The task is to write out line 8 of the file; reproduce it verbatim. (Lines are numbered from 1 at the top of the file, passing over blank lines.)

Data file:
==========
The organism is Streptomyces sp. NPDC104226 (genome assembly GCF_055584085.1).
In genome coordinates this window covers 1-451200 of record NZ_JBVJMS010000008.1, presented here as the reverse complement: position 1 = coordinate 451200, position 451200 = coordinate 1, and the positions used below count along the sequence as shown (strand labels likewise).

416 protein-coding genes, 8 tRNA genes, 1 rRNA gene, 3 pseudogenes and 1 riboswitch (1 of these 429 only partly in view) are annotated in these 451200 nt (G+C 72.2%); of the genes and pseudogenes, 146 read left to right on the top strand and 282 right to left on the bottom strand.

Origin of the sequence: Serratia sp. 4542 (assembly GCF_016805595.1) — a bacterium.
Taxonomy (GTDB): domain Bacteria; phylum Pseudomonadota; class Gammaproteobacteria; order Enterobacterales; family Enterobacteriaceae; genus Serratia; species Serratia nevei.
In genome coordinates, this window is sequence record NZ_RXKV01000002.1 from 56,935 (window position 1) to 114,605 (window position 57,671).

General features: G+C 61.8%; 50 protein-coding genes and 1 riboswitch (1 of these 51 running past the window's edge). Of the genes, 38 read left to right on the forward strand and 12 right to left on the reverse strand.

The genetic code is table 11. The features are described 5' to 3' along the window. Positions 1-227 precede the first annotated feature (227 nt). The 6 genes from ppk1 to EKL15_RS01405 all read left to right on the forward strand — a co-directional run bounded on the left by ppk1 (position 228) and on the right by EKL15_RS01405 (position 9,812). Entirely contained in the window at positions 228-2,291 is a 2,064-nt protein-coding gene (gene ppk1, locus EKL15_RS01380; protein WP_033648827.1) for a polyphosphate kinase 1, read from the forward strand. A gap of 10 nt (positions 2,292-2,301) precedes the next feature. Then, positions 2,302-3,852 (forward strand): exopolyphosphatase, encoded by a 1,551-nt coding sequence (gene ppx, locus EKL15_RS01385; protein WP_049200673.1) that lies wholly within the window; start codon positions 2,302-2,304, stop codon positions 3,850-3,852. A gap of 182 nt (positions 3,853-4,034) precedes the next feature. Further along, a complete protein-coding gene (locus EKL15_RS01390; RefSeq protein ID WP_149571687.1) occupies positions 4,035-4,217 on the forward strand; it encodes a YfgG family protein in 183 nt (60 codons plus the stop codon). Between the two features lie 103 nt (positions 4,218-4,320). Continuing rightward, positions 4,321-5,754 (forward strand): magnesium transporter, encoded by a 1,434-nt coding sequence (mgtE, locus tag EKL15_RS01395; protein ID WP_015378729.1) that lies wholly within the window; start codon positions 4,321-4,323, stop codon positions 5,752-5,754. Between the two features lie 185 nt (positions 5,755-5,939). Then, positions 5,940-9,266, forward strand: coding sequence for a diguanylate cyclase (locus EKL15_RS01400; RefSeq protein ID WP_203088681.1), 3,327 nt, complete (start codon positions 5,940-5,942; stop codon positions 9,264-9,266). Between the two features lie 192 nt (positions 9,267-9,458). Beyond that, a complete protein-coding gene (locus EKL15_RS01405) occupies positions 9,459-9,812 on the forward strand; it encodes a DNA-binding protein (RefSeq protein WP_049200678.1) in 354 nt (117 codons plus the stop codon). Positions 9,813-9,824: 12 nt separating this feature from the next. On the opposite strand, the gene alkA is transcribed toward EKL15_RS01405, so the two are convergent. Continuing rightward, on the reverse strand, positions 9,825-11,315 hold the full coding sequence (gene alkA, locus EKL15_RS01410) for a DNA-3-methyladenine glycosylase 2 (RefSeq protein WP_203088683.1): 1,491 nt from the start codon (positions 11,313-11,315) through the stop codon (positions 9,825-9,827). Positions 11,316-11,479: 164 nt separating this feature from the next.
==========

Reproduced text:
The genetic code is table 11. The features are described 5' to 3' along the window. Positions 1-227 precede the first annotated feature (227 nt). The 6 genes from ppk1 to EKL15_RS01405 all read left to right on the forward strand — a co-directional run bounded on the left by ppk1 (position 228) and on the right by EKL15_RS01405 (position 9,812). Entirely contained in the window at positions 228-2,291 is a 2,064-nt protein-coding gene (gene ppk1, locus EKL15_RS01380; protein WP_033648827.1) for a polyphosphate kinase 1, read from the forward strand. A gap of 10 nt (positions 2,292-2,301) precedes the next feature. Then, positions 2,302-3,852 (forward strand): exopolyphosphatase, encoded by a 1,551-nt coding sequence (gene ppx, locus EKL15_RS01385; protein WP_049200673.1) that lies wholly within the window; start codon positions 2,302-2,304, stop codon positions 3,850-3,852. A gap of 182 nt (positions 3,853-4,034) precedes the next feature. Further along, a complete protein-coding gene (locus EKL15_RS01390; RefSeq protein ID WP_149571687.1) occupies positions 4,035-4,217 on the forward strand; it encodes a YfgG family protein in 183 nt (60 codons plus the stop codon). Between the two features lie 103 nt (positions 4,218-4,320). Continuing rightward, positions 4,321-5,754 (forward strand): magnesium transporter, encoded by a 1,434-nt coding sequence (mgtE, locus tag EKL15_RS01395; protein ID WP_015378729.1) that lies wholly within the window; start codon positions 4,321-4,323, stop codon positions 5,752-5,754. Between the two features lie 185 nt (positions 5,755-5,939). Then, positions 5,940-9,266, forward strand: coding sequence for a diguanylate cyclase (locus EKL15_RS01400; RefSeq protein ID WP_203088681.1), 3,327 nt, complete (start codon positions 5,940-5,942; stop codon positions 9,264-9,266). Between the two features lie 192 nt (positions 9,267-9,458). Beyond that, a complete protein-coding gene (locus EKL15_RS01405) occupies positions 9,459-9,812 on the forward strand; it encodes a DNA-binding protein (RefSeq protein WP_049200678.1) in 354 nt (117 codons plus the stop codon). Positions 9,813-9,824: 12 nt separating this feature from the next. On the opposite strand, the gene alkA is transcribed toward EKL15_RS01405, so the two are convergent. Continuing rightward, on the reverse strand, positions 9,825-11,315 hold the full coding sequence (gene alkA, locus EKL15_RS01410) for a DNA-3-methyladenine glycosylase 2 (RefSeq protein WP_203088683.1): 1,491 nt from the start codon (positions 11,313-11,315) through the stop codon (positions 9,825-9,827). Positions 11,316-11,479: 164 nt separating this feature from the next.